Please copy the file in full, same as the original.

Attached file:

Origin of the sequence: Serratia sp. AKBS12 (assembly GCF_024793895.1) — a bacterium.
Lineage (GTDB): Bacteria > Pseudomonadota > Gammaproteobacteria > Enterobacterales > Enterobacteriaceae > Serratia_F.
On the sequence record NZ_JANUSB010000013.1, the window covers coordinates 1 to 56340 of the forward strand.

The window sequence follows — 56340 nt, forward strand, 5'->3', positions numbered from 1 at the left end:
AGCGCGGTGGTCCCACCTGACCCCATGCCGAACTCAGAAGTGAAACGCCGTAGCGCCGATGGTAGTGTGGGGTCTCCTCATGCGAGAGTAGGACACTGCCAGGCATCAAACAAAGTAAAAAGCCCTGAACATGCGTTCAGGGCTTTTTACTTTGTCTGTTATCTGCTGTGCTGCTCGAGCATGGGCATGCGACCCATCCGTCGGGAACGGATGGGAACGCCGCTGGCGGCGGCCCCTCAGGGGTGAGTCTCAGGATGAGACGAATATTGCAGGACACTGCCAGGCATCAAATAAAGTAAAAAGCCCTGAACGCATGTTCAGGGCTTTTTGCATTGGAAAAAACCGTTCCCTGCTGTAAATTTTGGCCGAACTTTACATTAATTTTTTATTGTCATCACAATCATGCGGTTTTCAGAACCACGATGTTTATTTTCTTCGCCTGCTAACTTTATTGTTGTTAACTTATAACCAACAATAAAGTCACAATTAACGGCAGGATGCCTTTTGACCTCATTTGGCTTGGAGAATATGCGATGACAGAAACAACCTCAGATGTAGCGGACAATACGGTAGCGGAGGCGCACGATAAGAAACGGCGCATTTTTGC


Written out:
Origin of the sequence: Serratia sp. AKBS12 (assembly GCF_024793895.1) — a bacterium.
Lineage (GTDB): Bacteria > Pseudomonadota > Gammaproteobacteria > Enterobacterales > Enterobacteriaceae > Serratia_F.
On the sequence record NZ_JANUSB010000013.1, the window covers coordinates 1 to 56340 of the forward strand.

The window sequence follows — 56340 nt, forward strand, 5'->3', positions numbered from 1 at the left end:
AGCGCGGTGGTCCCACCTGACCCCATGCCGAACTCAGAAGTGAAACGCCGTAGCGCCGATGGTAGTGTGGGGTCTCCTCATGCGAGAGTAGGACACTGCCAGGCATCAAACAAAGTAAAAAGCCCTGAACATGCGTTCAGGGCTTTTTACTTTGTCTGTTATCTGCTGTGCTGCTCGAGCATGGGCATGCGACCCATCCGTCGGGAACGGATGGGAACGCCGCTGGCGGCGGCCCCTCAGGGGTGAGTCTCAGGATGAGACGAATATTGCAGGACACTGCCAGGCATCAAATAAAGTAAAAAGCCCTGAACGCATGTTCAGGGCTTTTTGCATTGGAAAAAACCGTTCCCTGCTGTAAATTTTGGCCGAACTTTACATTAATTTTTTATTGTCATCACAATCATGCGGTTTTCAGAACCACGATGTTTATTTTCTTCGCCTGCTAACTTTATTGTTGTTAACTTATAACCAACAATAAAGTCACAATTAACGGCAGGATGCCTTTTGACCTCATTTGGCTTGGAGAATATGCGATGACAGAAACAACCTCAGATGTAGCGGACAATACGGTAGCGGAGGCGCACGATAAGAAACGGCGCATTTTTGC